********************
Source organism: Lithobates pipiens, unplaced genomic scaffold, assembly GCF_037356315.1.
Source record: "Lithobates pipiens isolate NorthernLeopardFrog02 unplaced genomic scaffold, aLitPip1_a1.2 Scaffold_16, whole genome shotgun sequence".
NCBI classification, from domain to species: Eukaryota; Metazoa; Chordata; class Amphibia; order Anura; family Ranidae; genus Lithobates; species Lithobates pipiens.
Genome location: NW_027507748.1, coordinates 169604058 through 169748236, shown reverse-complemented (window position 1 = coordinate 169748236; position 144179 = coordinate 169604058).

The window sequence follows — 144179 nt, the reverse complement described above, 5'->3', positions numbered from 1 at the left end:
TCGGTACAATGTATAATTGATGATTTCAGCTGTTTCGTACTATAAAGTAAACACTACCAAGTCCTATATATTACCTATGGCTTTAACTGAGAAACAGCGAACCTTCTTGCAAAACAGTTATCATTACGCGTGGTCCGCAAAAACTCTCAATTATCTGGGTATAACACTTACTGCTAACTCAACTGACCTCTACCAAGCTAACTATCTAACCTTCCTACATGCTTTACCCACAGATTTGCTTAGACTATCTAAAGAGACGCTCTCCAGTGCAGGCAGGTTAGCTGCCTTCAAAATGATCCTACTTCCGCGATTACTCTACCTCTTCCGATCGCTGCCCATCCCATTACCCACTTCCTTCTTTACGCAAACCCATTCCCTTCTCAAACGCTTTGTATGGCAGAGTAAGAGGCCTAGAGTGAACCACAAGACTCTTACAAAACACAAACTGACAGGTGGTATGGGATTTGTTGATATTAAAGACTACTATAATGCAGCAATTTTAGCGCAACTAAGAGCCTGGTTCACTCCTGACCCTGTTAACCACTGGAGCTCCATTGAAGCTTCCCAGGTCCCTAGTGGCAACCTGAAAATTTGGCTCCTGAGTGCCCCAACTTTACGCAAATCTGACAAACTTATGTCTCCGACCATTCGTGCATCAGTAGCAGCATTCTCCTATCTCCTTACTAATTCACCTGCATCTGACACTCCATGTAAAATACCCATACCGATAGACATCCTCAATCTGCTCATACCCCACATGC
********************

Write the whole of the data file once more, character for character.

Source organism: Lithobates pipiens, unplaced genomic scaffold, assembly GCF_037356315.1.
Source record: "Lithobates pipiens isolate NorthernLeopardFrog02 unplaced genomic scaffold, aLitPip1_a1.2 Scaffold_16, whole genome shotgun sequence".
NCBI classification, from domain to species: Eukaryota; Metazoa; Chordata; class Amphibia; order Anura; family Ranidae; genus Lithobates; species Lithobates pipiens.
Genome location: NW_027507748.1, coordinates 169604058 through 169748236, shown reverse-complemented (window position 1 = coordinate 169748236; position 144179 = coordinate 169604058).

The window sequence follows — 144179 nt, the reverse complement described above, 5'->3', positions numbered from 1 at the left end:
TCGGTACAATGTATAATTGATGATTTCAGCTGTTTCGTACTATAAAGTAAACACTACCAAGTCCTATATATTACCTATGGCTTTAACTGAGAAACAGCGAACCTTCTTGCAAAACAGTTATCATTACGCGTGGTCCGCAAAAACTCTCAATTATCTGGGTATAACACTTACTGCTAACTCAACTGACCTCTACCAAGCTAACTATCTAACCTTCCTACATGCTTTACCCACAGATTTGCTTAGACTATCTAAAGAGACGCTCTCCAGTGCAGGCAGGTTAGCTGCCTTCAAAATGATCCTACTTCCGCGATTACTCTACCTCTTCCGATCGCTGCCCATCCCATTACCCACTTCCTTCTTTACGCAAACCCATTCCCTTCTCAAACGCTTTGTATGGCAGAGTAAGAGGCCTAGAGTGAACCACAAGACTCTTACAAAACACAAACTGACAGGTGGTATGGGATTTGTTGATATTAAAGACTACTATAATGCAGCAATTTTAGCGCAACTAAGAGCCTGGTTCACTCCTGACCCTGTTAACCACTGGAGCTCCATTGAAGCTTCCCAGGTCCCTAGTGGCAACCTGAAAATTTGGCTCCTGAGTGCCCCAACTTTACGCAAATCTGACAAACTTATGTCTCCGACCATTCGTGCATCAGTAGCAGCATTCTCCTATCTCCTTACTAATTCACCTGCATCTGACACTCCATGTAAAATACCCATACCGATAGACATCCTCAATCTGCTCATACCCCACATGC